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India, Pakistan may hold talks on 2 projects under Indus Waters Treaty this week

LiveMint logoLiveMint 31-07-2017 Elizabeth Roche

New Delhi: India and Pakistan are expected to hold talks on issues related to two of India’s hydroelectricity projects under the 1960 Indus Waters Treaty (IWT) at the World Bank headquarters in Washington this week, a person familiar with the developments said.

The Indian delegation will be led by water resources secretary Amarjit Singh and will include officials from ministries of external affairs and water resources, the person cited above said, on the condition of anonymity.

Official dialogue between the two countries—who have fought four wars since 1947—has been at a standstill since 2013 and many attempts to restart it have come to naught, mainly due to Pakistan’s support for terrorist activities against India.

Also Read: World Bank assures ‘neutrality’ in India-Pakistan talks over Indus Waters Treaty

“Talks under the Indus Water Treaty do not amount to bilateral talks,” said a second person familiar with the matter, who too didn’t wish to be named. The two countries last held talks over the two projects in March this year during the meeting of Permanent Indus Commission (PIC) in Pakistan.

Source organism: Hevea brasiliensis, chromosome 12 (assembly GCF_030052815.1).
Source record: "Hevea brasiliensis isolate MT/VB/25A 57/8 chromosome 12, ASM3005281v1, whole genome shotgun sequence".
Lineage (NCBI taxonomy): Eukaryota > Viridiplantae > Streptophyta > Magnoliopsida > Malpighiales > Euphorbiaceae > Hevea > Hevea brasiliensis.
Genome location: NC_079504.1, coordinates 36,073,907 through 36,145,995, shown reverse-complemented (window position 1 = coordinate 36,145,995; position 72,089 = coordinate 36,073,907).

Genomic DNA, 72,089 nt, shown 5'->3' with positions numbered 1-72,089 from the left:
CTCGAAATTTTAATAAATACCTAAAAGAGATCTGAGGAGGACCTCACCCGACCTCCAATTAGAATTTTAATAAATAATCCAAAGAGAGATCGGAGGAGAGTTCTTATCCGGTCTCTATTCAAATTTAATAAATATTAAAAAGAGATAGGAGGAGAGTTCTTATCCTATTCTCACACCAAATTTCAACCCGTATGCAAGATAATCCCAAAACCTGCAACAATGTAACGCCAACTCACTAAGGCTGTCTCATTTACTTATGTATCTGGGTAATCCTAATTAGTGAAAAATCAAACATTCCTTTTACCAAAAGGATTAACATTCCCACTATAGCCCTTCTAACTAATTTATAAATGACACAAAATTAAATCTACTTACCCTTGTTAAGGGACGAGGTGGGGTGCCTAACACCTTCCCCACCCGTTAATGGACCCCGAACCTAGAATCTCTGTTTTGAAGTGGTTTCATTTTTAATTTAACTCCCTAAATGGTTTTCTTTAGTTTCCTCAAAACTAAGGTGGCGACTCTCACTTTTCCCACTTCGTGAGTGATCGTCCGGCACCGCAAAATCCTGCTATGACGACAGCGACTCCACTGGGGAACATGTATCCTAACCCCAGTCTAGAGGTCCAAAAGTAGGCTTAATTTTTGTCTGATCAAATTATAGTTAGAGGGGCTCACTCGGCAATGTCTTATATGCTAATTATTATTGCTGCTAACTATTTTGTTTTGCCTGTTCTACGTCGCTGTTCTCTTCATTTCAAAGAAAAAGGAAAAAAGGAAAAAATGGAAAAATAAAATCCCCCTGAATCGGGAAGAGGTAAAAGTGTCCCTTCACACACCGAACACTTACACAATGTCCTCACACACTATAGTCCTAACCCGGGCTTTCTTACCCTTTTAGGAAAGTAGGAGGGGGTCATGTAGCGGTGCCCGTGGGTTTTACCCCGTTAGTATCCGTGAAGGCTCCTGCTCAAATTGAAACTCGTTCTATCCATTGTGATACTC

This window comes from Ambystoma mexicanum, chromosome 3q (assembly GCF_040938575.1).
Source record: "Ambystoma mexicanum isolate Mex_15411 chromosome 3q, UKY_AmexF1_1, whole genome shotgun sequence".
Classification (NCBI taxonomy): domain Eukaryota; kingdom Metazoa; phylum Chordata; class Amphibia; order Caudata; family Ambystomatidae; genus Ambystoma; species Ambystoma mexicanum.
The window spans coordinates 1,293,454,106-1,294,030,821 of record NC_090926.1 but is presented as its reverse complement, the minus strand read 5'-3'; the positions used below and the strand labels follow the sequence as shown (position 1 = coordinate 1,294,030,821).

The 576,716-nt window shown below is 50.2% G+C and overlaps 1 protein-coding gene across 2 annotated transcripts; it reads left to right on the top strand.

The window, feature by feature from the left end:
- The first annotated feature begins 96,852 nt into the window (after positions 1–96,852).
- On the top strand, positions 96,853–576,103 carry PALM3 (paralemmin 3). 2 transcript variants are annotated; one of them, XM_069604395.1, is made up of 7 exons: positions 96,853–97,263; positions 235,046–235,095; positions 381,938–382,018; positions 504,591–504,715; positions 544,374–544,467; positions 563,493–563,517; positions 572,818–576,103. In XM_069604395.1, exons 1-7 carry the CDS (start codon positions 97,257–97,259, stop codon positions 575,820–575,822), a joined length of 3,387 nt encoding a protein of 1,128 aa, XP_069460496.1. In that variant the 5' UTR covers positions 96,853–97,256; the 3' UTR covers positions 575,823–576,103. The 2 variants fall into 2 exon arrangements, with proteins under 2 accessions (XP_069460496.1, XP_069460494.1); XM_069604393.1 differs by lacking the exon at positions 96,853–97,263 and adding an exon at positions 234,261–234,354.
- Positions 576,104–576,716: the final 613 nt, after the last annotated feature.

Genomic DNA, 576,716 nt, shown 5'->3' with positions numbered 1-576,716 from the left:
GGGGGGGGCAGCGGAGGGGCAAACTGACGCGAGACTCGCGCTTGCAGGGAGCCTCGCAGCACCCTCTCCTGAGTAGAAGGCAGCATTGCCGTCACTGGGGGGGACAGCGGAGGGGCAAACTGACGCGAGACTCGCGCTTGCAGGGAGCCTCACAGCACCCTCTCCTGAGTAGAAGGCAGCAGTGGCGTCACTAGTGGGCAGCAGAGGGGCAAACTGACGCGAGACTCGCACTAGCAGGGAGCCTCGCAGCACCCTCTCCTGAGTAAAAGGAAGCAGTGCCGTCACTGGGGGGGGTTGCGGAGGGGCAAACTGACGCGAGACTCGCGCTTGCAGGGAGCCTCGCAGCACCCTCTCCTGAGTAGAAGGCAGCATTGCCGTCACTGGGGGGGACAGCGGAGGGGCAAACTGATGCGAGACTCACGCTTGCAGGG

“The Washington meeting will be held as part of efforts by the World Bank to resolve the issues raised by Pakistan over India’s Kishenganga and Ratle hydroelectricity projects,” the first person cited above said.

Pakistan had approached the World Bank last year, raising concerns over the designs of the two hydroelectricity projects located in Kashmir.

This follows India signalling its intention to review the IWT in September after a terrorist ambush attack on an army garrison in Uri in Kashmir killed 19 soldiers.“Blood and water cannot flow together,” Prime Minister Narendra Modi had been quoted as saying at a meeting he chaired on the sharing of the water of river Indus on 27 September in response to the Uri attack.

While outlining plans for the full exploitation of India’s share of the Indus water—the use of water of the three rivers to irrigate 912,000 acres of land up from 800,000 acres at present and exploiting the hydroelectric power potential of the three eastern rivers, estimated to be 18,600MW—senior officials of the government had then also said that the two Indus water commissioners will now meet “only in an atmosphere free of terror”.

On its part, Pakistan which approached the World Bank on this subject, as it is the mediator between the two countries under the 57-year-old water distribution pact was of the view that India’s new plans would mean a lessening of its share under the IWT.

“This week’s meeting is part of efforts to resolve these issues,” the first person said.

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